A truck from Suburban Garbage Services approaches cans on Southeast 45th Avenue in November 2018. (Troy Brynelson/Salem Reporter)
Your garbage bill may go up again in January, thanks in part to that still-strained recycling market.
On either side of the Willamette River, a Salem resident with a typical, 35-gallon cart can expect to pay close to $1 extra per month. Monthly costs will rise in Marion and Polk counties from $29.50 and $23.85, respectively, to $30.75 and $25.05.
Those rates would rise again to $32.05 and $26.30 per month, respectively, in 2021.
Salem City Council will discuss the new rates Tuesday night. City staff are recommending councilors pass the hikes.
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Salem officials revisit garbage rates every two years, as part of the city’s contract with the Mid-Valley Garbage and Recycling Association. The association represents six waste haulers in the region.
However, Tuesday’s discussion marks the third year in a row that Salem officials have considered rate increases.
That caused a chain reaction. Recycling processors, like Garten Services in Salem, saw their expenses rise, so they charged more for every ton of recycling that haulers brought to them.
Haulers then passed that cost down to their customers. Salem residents in Marion and Polk counties saw garbage bills rise 10% and 15%, respectively, in 2019.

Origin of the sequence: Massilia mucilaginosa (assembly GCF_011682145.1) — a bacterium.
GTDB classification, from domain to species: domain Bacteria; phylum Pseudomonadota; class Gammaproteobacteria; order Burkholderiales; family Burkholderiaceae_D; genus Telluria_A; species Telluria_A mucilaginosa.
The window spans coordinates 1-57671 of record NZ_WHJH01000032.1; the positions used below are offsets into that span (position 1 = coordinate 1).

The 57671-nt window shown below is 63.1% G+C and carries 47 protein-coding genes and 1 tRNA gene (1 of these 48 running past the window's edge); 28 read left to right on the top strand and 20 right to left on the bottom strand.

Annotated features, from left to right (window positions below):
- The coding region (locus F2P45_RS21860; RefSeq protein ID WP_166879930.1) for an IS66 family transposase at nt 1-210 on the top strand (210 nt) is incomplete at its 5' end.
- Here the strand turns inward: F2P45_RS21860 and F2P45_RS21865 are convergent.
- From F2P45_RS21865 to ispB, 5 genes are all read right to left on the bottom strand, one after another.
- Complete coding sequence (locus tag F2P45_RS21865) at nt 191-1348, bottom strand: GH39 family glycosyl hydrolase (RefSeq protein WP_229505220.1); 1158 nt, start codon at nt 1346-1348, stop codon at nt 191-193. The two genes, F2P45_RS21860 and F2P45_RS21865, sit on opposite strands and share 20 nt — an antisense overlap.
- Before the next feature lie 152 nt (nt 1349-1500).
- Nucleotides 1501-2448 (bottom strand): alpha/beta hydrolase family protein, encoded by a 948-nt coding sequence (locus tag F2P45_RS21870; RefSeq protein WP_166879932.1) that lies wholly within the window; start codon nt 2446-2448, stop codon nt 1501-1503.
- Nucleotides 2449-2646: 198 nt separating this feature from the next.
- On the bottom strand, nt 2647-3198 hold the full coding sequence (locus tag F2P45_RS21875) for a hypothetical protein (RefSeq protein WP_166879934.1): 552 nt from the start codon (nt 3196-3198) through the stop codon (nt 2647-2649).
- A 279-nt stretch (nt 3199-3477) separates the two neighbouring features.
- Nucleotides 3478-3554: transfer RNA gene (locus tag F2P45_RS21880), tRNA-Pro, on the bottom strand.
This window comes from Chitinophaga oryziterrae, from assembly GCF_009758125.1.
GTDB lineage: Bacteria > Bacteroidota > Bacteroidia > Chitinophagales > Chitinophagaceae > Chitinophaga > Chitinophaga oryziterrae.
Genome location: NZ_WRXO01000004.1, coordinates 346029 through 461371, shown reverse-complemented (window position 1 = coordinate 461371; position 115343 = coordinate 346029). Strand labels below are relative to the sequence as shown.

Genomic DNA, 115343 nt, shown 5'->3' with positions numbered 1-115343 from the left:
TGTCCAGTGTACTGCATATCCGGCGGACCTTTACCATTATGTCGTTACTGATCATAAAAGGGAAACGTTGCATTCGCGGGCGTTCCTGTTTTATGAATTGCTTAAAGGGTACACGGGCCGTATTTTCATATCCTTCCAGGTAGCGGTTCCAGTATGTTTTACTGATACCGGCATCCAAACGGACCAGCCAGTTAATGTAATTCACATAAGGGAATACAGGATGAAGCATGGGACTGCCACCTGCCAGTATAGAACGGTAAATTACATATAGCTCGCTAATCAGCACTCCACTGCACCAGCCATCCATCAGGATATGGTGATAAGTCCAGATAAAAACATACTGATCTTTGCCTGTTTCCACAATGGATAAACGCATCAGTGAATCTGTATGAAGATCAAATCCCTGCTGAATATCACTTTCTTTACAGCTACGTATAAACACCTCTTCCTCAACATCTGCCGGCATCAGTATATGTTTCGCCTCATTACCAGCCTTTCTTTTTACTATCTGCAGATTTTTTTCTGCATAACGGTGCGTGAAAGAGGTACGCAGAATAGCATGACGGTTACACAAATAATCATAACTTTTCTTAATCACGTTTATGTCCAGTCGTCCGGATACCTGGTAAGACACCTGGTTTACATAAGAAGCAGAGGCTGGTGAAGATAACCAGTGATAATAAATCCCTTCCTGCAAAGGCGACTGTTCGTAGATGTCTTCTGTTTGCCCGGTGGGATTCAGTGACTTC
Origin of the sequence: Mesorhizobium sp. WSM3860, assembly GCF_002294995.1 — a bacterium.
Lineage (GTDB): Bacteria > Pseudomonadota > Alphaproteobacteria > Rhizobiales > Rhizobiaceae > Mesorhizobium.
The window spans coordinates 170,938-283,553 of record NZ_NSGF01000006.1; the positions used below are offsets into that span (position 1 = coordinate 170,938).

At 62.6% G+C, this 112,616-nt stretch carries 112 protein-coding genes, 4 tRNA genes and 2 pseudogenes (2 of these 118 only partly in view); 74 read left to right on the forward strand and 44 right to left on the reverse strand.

The proposed price hikes Tuesday aren’t as dramatic: 4% and 5%, respectively.
Ryan Zink, who oversees the contracts for the city of Salem, said processors, haulers and other industry players are still untangling the market -- but there are signs the costs are flattening out.
“I think we’re at a new normal,” Zink said.
Other factors are contributing to the added cost, too, officials said. Diesel fuel, worker wages and benefits, and ongoing truck maintenance are all expected to get more expensive with inflation.
Besides Zink, the city of Salem contracted Bell & Associates, Inc. to review the proposed rate increases and the costs to haulers.
“It is vetted out, I feel, very well,” said Kevin Hines, general manager for the Mid-Valley Garbage and Recycling Association. “At the end of the day when we look at reasonable rates, we’ve gone through a process that makes sense.”
The proposals to be discussed Tuesday did not take into account any potential changes with Covanta Marion.
“They did not build into this cost Covanta changing service,” Zink said.
Most garbage in Marion County is hauled to that facility in Brooks, where it is then burned, exhausted and used to generate electricity. But the company has made overtures it could close if state lawmakers during the next legislative session don’t tag it as a renewable energy source.
Such a designation would enable Covanta to make a reported $5 million per year by selling its power at a premium to Portland General Electric.
Have a tip? Contact reporter Troy Brynelson at 503-575-9930, firstname.lastname@example.org or @TroyWB.